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Canine Influenza Found in Georgia

New strain of Canine Influenza now confirmed to be in Georgia.

A case of Canine influenza (CI) has now been confirmed in Georgia. The lab at the University of Georgia reported yesterday that the case is the new strain, H3N2. It was reported from an outbreak in a boarding kennel in the Metro-Atlanta area.

 

At Family Pet Clinic, we are now recommending the Canine Influenza vaccine.

It is not known if the present vaccine protects against the new strain of CI. However, since it is possible there may be some protection, we are now recommending that dogs that are most at risk (that go to boarding facilities, grooming salons, doggie day care, dog parks or anywhere else where contact with other dogs can occur) be vaccinated.

Dogs need to get two doses of the vaccine, two to four weeks apart. No protection occurs until after the second dose of vaccine. So if you are boarding your pet this summer, you need to go ahead and get the vaccinations started now, so the pet can develop protection.

 

The following questions and answers are from a document produced by the Cornell University College of Veterinary Medicine.    https://ahdc.vet.cornell.edu/docs/H3N2_FAQ_041415.pdf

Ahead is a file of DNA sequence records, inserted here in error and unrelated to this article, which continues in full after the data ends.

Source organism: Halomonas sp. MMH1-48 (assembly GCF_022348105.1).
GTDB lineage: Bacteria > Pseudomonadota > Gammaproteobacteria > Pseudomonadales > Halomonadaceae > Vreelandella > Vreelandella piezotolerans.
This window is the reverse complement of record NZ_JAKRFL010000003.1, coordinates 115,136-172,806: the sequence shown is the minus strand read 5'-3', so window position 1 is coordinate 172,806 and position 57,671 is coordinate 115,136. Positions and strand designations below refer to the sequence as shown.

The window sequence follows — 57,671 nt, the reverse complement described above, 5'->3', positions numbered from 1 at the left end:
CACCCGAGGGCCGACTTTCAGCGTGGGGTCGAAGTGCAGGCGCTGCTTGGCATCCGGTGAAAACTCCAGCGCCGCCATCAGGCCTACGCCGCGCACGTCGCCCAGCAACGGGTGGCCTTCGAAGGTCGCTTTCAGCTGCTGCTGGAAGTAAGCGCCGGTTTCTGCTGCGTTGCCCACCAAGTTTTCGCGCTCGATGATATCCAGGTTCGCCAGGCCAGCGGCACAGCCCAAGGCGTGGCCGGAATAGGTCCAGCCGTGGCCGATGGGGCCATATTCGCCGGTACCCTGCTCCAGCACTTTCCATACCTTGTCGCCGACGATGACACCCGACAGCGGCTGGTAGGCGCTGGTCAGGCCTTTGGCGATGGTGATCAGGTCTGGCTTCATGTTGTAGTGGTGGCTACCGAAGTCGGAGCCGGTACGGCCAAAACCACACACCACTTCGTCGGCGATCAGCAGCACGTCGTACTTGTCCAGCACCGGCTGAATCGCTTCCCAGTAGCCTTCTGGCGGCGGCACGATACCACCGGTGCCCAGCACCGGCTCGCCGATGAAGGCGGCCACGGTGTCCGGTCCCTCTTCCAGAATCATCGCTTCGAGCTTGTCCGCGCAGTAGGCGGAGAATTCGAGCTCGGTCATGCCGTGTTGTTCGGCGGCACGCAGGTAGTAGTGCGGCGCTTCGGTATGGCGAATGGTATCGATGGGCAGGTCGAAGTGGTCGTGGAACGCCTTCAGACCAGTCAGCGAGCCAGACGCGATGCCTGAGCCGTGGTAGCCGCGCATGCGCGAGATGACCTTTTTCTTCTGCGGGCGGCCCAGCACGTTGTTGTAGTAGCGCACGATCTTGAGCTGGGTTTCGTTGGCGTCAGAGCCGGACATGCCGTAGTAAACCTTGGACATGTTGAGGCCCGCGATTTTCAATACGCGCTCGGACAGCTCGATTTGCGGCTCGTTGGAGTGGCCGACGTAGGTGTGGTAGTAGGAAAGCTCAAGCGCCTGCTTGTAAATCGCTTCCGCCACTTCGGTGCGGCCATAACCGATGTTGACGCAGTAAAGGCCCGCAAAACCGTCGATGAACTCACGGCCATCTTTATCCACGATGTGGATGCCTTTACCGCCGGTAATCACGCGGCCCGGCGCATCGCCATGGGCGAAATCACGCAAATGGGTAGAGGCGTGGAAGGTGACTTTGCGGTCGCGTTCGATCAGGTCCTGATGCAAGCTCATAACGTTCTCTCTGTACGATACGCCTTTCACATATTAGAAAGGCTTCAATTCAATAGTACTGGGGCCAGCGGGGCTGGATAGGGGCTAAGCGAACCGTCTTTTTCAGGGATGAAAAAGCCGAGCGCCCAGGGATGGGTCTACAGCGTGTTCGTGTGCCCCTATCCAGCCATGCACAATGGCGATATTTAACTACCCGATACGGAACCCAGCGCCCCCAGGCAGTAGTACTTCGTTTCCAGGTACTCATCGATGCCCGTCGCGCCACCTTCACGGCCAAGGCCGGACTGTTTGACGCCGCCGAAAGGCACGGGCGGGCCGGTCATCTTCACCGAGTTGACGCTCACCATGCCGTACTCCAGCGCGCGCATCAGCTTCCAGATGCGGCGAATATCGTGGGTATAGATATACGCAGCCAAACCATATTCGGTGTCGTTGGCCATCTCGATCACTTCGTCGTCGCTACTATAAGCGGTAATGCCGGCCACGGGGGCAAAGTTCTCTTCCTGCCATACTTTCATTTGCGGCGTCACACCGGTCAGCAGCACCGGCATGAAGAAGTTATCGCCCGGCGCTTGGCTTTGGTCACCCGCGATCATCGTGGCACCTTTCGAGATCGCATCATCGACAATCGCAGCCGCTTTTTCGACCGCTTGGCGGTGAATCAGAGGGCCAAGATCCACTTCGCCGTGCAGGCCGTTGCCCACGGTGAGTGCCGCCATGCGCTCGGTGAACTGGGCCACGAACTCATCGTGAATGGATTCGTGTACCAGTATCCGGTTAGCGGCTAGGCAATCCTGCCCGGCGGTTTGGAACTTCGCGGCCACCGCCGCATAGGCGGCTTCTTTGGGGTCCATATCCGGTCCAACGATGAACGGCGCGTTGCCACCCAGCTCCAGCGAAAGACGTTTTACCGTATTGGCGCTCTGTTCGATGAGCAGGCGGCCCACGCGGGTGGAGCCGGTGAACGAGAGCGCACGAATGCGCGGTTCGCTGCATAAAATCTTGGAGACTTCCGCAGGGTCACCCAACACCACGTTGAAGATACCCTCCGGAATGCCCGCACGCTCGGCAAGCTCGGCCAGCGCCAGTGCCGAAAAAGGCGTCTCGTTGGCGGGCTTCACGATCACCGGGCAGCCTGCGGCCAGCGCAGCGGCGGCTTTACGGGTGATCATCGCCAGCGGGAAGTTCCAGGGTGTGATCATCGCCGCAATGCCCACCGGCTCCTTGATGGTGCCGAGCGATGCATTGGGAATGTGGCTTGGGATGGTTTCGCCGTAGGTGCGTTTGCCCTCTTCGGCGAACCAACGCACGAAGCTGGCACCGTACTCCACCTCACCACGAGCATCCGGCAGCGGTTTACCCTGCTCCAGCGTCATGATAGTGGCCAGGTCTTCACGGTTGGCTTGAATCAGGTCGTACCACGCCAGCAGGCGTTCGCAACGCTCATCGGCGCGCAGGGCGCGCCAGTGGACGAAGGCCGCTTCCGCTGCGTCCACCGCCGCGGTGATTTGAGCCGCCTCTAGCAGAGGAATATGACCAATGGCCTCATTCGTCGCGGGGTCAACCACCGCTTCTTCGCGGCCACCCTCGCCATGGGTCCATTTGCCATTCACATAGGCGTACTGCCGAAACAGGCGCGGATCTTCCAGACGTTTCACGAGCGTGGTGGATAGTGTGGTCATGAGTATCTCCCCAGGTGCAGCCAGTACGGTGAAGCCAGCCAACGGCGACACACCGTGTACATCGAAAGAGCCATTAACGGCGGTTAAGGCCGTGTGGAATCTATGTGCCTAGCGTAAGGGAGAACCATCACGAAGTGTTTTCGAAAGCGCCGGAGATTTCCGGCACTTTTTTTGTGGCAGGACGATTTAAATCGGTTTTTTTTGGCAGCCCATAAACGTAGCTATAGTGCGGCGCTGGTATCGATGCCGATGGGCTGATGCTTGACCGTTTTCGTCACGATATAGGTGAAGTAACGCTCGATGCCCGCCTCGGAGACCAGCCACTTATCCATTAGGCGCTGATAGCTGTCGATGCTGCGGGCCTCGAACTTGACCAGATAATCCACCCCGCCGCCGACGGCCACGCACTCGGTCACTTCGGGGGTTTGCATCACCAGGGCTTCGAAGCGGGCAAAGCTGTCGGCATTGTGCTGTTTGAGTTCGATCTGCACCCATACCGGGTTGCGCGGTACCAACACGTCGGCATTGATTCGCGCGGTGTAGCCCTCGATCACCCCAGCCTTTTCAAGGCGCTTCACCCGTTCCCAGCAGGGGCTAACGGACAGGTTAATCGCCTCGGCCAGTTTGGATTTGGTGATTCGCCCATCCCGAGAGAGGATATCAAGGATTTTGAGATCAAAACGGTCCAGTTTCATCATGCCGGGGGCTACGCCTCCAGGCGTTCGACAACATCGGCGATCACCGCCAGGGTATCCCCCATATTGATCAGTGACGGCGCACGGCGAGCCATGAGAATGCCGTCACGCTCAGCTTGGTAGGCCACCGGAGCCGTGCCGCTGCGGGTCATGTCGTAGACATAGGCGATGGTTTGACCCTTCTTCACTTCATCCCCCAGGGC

Will the vaccine developed for H3N8 protect against H3N2?

Although both are H3 viruses, H3N2 is antigenically different from the H3N8 virus strain, so it is likely to be seen differently by the immune system. While the H3N8 vaccine may offer some protection against the H3N2 virus, how much protection—if any—remains unknown.

 

How can owners protect their pets?

Owners should check with their veterinarian to find out if the influenza virus has been a problem in their area. If the dog is deemed to be at increased risk, it may be prudent to keep the dog out of situations where contact with other dogs can occur.

Situations that pose risk include boarding kennels, grooming salons, canine daycare, dog parks, animal shelters, and any other locations where dogs can interact.

 

What are the symptoms?

The symptoms are respiratory in nature and can vary from dog to dog. Some have no symptoms while others become severely ill.  Most dogs are only mildly affected with a fever, runny nose, and a cough. Others can suffer from life-threatening pneumonia.

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